For more information about kidnapping, see our Kidnapping threat bulletin.
Terrorism is a threat throughout the world. You can find more information about this threat in our General advice to Australian travellers.
Civil unrest/political tension
Pay close attention to your personal security at all times and monitor the media for information about possible new safety or security risks.
Protests and political demonstrations continue to occur in Burkina Faso. You should avoid all demonstrations and large public gatherings as they may turn violent.
We advise you to exercise a high degree of caution in Burkina Faso overall because of the risk of violent crime. Assaults and thefts are common, particularly in Bobo Dioulasso and the capital, Ouagadougou. Muggings often occur around the central market and the United Nations traffic circle in Ouagadougou. Thefts are sometimes committed by one or two individuals on a motorbike. You should remain vigilant in crowded areas and ensure that your personal belongings are secure at all times. Security risks increase after dark. You should avoid travelling alone or after dark.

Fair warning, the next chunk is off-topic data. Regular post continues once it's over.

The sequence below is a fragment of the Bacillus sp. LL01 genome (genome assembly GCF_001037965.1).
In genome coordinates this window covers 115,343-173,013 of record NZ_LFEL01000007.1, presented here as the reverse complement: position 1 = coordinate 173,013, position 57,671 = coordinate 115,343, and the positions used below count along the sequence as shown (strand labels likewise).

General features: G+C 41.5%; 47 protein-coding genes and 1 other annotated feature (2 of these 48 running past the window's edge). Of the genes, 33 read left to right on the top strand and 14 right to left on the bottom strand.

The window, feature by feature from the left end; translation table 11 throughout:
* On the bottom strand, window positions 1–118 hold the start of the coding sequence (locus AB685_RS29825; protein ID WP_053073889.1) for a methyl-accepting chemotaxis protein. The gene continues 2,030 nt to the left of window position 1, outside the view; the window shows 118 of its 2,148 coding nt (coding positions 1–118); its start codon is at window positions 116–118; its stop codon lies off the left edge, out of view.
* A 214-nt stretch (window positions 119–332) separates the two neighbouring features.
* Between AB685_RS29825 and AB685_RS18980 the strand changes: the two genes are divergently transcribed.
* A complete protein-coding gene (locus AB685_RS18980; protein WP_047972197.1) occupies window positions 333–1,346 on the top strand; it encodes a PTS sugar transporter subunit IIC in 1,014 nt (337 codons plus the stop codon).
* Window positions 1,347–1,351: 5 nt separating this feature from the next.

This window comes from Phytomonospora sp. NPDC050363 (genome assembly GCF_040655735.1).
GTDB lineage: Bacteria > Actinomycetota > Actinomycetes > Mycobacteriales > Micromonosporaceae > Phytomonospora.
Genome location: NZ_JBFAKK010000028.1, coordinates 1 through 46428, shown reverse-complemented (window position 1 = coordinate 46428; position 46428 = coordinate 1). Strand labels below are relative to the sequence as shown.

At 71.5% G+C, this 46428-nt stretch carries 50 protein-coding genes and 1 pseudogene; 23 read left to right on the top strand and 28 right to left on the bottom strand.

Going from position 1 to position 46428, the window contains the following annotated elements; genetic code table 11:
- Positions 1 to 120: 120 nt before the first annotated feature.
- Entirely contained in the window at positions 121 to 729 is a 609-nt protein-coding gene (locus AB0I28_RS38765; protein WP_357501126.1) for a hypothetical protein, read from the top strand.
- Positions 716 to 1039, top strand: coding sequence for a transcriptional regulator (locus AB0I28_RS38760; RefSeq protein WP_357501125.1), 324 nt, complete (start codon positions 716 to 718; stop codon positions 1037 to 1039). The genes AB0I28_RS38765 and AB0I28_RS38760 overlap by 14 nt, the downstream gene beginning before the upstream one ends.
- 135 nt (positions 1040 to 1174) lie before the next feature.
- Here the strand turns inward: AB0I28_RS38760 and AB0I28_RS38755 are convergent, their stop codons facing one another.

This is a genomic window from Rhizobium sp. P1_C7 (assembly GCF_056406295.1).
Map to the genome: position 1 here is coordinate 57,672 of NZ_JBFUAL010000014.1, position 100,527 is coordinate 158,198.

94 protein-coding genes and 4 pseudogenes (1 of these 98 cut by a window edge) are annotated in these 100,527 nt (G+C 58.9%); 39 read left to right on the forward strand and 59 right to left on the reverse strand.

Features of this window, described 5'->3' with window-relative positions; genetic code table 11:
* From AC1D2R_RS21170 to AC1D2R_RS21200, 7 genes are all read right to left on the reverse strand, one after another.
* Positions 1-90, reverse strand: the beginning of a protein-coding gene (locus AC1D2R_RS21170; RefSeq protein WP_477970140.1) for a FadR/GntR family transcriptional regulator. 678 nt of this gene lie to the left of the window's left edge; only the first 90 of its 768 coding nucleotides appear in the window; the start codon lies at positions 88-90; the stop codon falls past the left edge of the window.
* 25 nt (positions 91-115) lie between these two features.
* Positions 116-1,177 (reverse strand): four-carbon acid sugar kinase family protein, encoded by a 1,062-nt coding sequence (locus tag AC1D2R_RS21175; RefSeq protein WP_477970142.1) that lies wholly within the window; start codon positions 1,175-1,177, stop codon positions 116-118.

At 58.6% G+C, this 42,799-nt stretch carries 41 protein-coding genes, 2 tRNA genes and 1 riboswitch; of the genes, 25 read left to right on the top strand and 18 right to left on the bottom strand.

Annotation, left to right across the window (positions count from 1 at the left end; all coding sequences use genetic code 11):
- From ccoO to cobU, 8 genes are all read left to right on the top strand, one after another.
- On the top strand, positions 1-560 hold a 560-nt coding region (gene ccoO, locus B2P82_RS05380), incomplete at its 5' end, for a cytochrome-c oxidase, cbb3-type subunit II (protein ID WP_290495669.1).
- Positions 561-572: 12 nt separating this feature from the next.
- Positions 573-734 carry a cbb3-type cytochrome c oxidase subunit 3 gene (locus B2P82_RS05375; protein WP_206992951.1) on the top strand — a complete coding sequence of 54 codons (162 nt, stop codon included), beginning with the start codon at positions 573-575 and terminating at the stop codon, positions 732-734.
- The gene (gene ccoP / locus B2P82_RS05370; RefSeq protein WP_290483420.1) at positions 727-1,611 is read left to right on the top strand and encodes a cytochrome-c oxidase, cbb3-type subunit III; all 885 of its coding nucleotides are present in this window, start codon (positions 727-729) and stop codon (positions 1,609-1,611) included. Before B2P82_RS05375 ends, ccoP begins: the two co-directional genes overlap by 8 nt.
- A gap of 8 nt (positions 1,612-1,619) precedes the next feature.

Armed bandits operate across the country and have attacked vehicles, including buses, on roads connecting major cities within Burkina Faso and neighbouring countries. Bandits have used roadblocks to stop vehicles. These attacks occur mostly at night but have also occurred during the day. If travelling by car outside of urban areas we recommend that you travel in convoy.